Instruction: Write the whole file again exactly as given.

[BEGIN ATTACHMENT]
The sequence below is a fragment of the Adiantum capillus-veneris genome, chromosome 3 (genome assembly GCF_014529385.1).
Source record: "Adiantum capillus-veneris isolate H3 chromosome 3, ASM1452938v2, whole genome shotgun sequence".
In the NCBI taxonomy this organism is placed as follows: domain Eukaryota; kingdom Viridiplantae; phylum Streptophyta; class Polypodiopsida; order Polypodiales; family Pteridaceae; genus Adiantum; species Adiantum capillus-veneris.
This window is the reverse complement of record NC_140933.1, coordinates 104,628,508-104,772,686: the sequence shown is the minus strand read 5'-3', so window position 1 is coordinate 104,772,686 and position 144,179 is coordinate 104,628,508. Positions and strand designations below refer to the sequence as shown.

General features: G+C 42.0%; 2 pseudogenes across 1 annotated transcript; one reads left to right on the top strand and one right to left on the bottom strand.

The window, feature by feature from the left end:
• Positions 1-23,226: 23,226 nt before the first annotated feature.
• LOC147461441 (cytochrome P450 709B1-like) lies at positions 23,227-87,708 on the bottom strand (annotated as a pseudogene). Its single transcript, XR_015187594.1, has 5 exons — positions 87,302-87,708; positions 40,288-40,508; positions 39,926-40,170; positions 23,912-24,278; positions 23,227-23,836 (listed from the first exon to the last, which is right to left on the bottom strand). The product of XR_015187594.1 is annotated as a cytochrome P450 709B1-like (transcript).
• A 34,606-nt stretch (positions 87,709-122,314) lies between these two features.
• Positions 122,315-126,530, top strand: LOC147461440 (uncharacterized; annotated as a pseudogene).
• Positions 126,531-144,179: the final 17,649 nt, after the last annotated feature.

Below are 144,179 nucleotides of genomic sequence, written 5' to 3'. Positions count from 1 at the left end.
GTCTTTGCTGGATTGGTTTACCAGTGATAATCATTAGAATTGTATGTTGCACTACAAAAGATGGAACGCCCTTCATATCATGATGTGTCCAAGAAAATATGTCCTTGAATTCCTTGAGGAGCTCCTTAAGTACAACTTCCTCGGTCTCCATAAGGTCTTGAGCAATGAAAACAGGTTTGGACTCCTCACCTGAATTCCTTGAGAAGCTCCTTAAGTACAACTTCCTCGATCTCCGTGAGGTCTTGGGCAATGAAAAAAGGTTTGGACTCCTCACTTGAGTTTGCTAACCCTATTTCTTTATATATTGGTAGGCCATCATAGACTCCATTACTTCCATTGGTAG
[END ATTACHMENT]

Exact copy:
The sequence below is a fragment of the Adiantum capillus-veneris genome, chromosome 3 (genome assembly GCF_014529385.1).
Source record: "Adiantum capillus-veneris isolate H3 chromosome 3, ASM1452938v2, whole genome shotgun sequence".
In the NCBI taxonomy this organism is placed as follows: domain Eukaryota; kingdom Viridiplantae; phylum Streptophyta; class Polypodiopsida; order Polypodiales; family Pteridaceae; genus Adiantum; species Adiantum capillus-veneris.
This window is the reverse complement of record NC_140933.1, coordinates 104,628,508-104,772,686: the sequence shown is the minus strand read 5'-3', so window position 1 is coordinate 104,772,686 and position 144,179 is coordinate 104,628,508. Positions and strand designations below refer to the sequence as shown.

General features: G+C 42.0%; 2 pseudogenes across 1 annotated transcript; one reads left to right on the top strand and one right to left on the bottom strand.

The window, feature by feature from the left end:
• Positions 1-23,226: 23,226 nt before the first annotated feature.
• LOC147461441 (cytochrome P450 709B1-like) lies at positions 23,227-87,708 on the bottom strand (annotated as a pseudogene). Its single transcript, XR_015187594.1, has 5 exons — positions 87,302-87,708; positions 40,288-40,508; positions 39,926-40,170; positions 23,912-24,278; positions 23,227-23,836 (listed from the first exon to the last, which is right to left on the bottom strand). The product of XR_015187594.1 is annotated as a cytochrome P450 709B1-like (transcript).
• A 34,606-nt stretch (positions 87,709-122,314) lies between these two features.
• Positions 122,315-126,530, top strand: LOC147461440 (uncharacterized; annotated as a pseudogene).
• Positions 126,531-144,179: the final 17,649 nt, after the last annotated feature.

Below are 144,179 nucleotides of genomic sequence, written 5' to 3'. Positions count from 1 at the left end.
GTCTTTGCTGGATTGGTTTACCAGTGATAATCATTAGAATTGTATGTTGCACTACAAAAGATGGAACGCCCTTCATATCATGATGTGTCCAAGAAAATATGTCCTTGAATTCCTTGAGGAGCTCCTTAAGTACAACTTCCTCGGTCTCCATAAGGTCTTGAGCAATGAAAACAGGTTTGGACTCCTCACCTGAATTCCTTGAGAAGCTCCTTAAGTACAACTTCCTCGATCTCCGTGAGGTCTTGGGCAATGAAAAAAGGTTTGGACTCCTCACTTGAGTTTGCTAACCCTATTTCTTTATATATTGGTAGGCCATCATAGACTCCATTACTTCCATTGGTAG